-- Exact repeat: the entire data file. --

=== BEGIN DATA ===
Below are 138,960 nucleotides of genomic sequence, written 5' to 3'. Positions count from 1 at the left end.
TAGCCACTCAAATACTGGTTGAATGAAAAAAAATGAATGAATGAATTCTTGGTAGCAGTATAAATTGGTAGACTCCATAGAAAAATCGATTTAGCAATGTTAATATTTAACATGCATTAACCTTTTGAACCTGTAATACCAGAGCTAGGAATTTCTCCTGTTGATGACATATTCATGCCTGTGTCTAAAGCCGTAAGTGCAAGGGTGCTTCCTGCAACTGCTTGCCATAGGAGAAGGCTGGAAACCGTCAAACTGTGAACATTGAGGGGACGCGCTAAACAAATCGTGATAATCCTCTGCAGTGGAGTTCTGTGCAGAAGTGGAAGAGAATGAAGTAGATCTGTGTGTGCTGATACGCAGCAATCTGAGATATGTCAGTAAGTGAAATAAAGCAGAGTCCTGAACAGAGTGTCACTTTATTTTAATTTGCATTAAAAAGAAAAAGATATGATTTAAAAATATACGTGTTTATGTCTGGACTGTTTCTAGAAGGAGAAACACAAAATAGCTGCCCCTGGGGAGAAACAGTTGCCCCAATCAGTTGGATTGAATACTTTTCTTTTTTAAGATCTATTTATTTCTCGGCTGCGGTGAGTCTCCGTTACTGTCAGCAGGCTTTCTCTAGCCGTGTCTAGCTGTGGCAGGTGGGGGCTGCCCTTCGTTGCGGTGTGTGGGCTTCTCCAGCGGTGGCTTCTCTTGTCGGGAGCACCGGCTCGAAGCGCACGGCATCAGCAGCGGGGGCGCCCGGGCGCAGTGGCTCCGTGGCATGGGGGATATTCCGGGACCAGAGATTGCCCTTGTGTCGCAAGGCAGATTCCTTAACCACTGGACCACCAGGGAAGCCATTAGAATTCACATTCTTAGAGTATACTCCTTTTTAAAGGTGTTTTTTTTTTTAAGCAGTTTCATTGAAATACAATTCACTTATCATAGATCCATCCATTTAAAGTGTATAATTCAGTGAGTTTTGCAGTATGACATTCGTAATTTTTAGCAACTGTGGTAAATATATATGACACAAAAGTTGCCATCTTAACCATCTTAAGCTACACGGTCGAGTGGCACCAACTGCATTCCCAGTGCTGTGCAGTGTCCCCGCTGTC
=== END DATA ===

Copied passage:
Below are 138,960 nucleotides of genomic sequence, written 5' to 3'. Positions count from 1 at the left end.
TAGCCACTCAAATACTGGTTGAATGAAAAAAAATGAATGAATGAATTCTTGGTAGCAGTATAAATTGGTAGACTCCATAGAAAAATCGATTTAGCAATGTTAATATTTAACATGCATTAACCTTTTGAACCTGTAATACCAGAGCTAGGAATTTCTCCTGTTGATGACATATTCATGCCTGTGTCTAAAGCCGTAAGTGCAAGGGTGCTTCCTGCAACTGCTTGCCATAGGAGAAGGCTGGAAACCGTCAAACTGTGAACATTGAGGGGACGCGCTAAACAAATCGTGATAATCCTCTGCAGTGGAGTTCTGTGCAGAAGTGGAAGAGAATGAAGTAGATCTGTGTGTGCTGATACGCAGCAATCTGAGATATGTCAGTAAGTGAAATAAAGCAGAGTCCTGAACAGAGTGTCACTTTATTTTAATTTGCATTAAAAAGAAAAAGATATGATTTAAAAATATACGTGTTTATGTCTGGACTGTTTCTAGAAGGAGAAACACAAAATAGCTGCCCCTGGGGAGAAACAGTTGCCCCAATCAGTTGGATTGAATACTTTTCTTTTTTAAGATCTATTTATTTCTCGGCTGCGGTGAGTCTCCGTTACTGTCAGCAGGCTTTCTCTAGCCGTGTCTAGCTGTGGCAGGTGGGGGCTGCCCTTCGTTGCGGTGTGTGGGCTTCTCCAGCGGTGGCTTCTCTTGTCGGGAGCACCGGCTCGAAGCGCACGGCATCAGCAGCGGGGGCGCCCGGGCGCAGTGGCTCCGTGGCATGGGGGATATTCCGGGACCAGAGATTGCCCTTGTGTCGCAAGGCAGATTCCTTAACCACTGGACCACCAGGGAAGCCATTAGAATTCACATTCTTAGAGTATACTCCTTTTTAAAGGTGTTTTTTTTTTTAAGCAGTTTCATTGAAATACAATTCACTTATCATAGATCCATCCATTTAAAGTGTATAATTCAGTGAGTTTTGCAGTATGACATTCGTAATTTTTAGCAACTGTGGTAAATATATATGACACAAAAGTTGCCATCTTAACCATCTTAAGCTACACGGTCGAGTGGCACCAACTGCATTCCCAGTGCTGTGCAGTGTCCCCGCTGTC